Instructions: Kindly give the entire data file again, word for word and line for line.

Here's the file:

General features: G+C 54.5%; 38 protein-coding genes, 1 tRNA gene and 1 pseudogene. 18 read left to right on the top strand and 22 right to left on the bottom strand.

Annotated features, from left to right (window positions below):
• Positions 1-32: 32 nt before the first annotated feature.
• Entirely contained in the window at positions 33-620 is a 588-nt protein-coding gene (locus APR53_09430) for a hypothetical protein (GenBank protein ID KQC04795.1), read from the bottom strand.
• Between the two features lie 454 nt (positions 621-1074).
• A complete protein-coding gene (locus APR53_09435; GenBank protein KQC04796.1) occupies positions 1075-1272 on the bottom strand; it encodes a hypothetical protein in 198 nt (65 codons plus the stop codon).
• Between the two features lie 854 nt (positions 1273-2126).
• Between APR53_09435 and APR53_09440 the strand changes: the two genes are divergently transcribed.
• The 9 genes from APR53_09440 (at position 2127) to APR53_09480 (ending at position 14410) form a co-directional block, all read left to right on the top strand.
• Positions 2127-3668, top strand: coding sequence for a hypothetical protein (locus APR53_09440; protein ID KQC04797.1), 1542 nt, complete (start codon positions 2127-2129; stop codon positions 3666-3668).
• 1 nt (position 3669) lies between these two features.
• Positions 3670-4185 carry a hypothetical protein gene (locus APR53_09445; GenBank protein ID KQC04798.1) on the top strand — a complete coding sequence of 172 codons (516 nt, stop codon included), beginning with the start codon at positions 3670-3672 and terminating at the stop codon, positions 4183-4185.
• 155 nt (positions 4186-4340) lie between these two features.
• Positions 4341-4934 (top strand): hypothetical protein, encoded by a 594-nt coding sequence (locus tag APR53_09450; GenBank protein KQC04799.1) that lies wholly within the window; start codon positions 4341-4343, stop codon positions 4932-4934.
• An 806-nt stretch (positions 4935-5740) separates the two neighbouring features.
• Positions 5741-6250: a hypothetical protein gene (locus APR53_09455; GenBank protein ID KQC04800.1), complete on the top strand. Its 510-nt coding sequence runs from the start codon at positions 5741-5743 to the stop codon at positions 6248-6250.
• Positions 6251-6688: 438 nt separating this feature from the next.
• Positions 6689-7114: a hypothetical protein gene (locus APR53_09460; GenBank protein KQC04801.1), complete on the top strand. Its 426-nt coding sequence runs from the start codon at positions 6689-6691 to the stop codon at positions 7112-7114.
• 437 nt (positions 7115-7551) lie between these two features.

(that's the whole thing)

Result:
General features: G+C 54.5%; 38 protein-coding genes, 1 tRNA gene and 1 pseudogene. 18 read left to right on the top strand and 22 right to left on the bottom strand.

Annotated features, from left to right (window positions below):
• Positions 1-32: 32 nt before the first annotated feature.
• Entirely contained in the window at positions 33-620 is a 588-nt protein-coding gene (locus APR53_09430) for a hypothetical protein (GenBank protein ID KQC04795.1), read from the bottom strand.
• Between the two features lie 454 nt (positions 621-1074).
• A complete protein-coding gene (locus APR53_09435; GenBank protein KQC04796.1) occupies positions 1075-1272 on the bottom strand; it encodes a hypothetical protein in 198 nt (65 codons plus the stop codon).
• Between the two features lie 854 nt (positions 1273-2126).
• Between APR53_09435 and APR53_09440 the strand changes: the two genes are divergently transcribed.
• The 9 genes from APR53_09440 (at position 2127) to APR53_09480 (ending at position 14410) form a co-directional block, all read left to right on the top strand.
• Positions 2127-3668, top strand: coding sequence for a hypothetical protein (locus APR53_09440; protein ID KQC04797.1), 1542 nt, complete (start codon positions 2127-2129; stop codon positions 3666-3668).
• 1 nt (position 3669) lies between these two features.
• Positions 3670-4185 carry a hypothetical protein gene (locus APR53_09445; GenBank protein ID KQC04798.1) on the top strand — a complete coding sequence of 172 codons (516 nt, stop codon included), beginning with the start codon at positions 3670-3672 and terminating at the stop codon, positions 4183-4185.
• 155 nt (positions 4186-4340) lie between these two features.
• Positions 4341-4934 (top strand): hypothetical protein, encoded by a 594-nt coding sequence (locus tag APR53_09450; GenBank protein KQC04799.1) that lies wholly within the window; start codon positions 4341-4343, stop codon positions 4932-4934.
• An 806-nt stretch (positions 4935-5740) separates the two neighbouring features.
• Positions 5741-6250: a hypothetical protein gene (locus APR53_09455; GenBank protein ID KQC04800.1), complete on the top strand. Its 510-nt coding sequence runs from the start codon at positions 5741-5743 to the stop codon at positions 6248-6250.
• Positions 6251-6688: 438 nt separating this feature from the next.
• Positions 6689-7114: a hypothetical protein gene (locus APR53_09460; GenBank protein KQC04801.1), complete on the top strand. Its 426-nt coding sequence runs from the start codon at positions 6689-6691 to the stop codon at positions 7112-7114.
• 437 nt (positions 7115-7551) lie between these two features.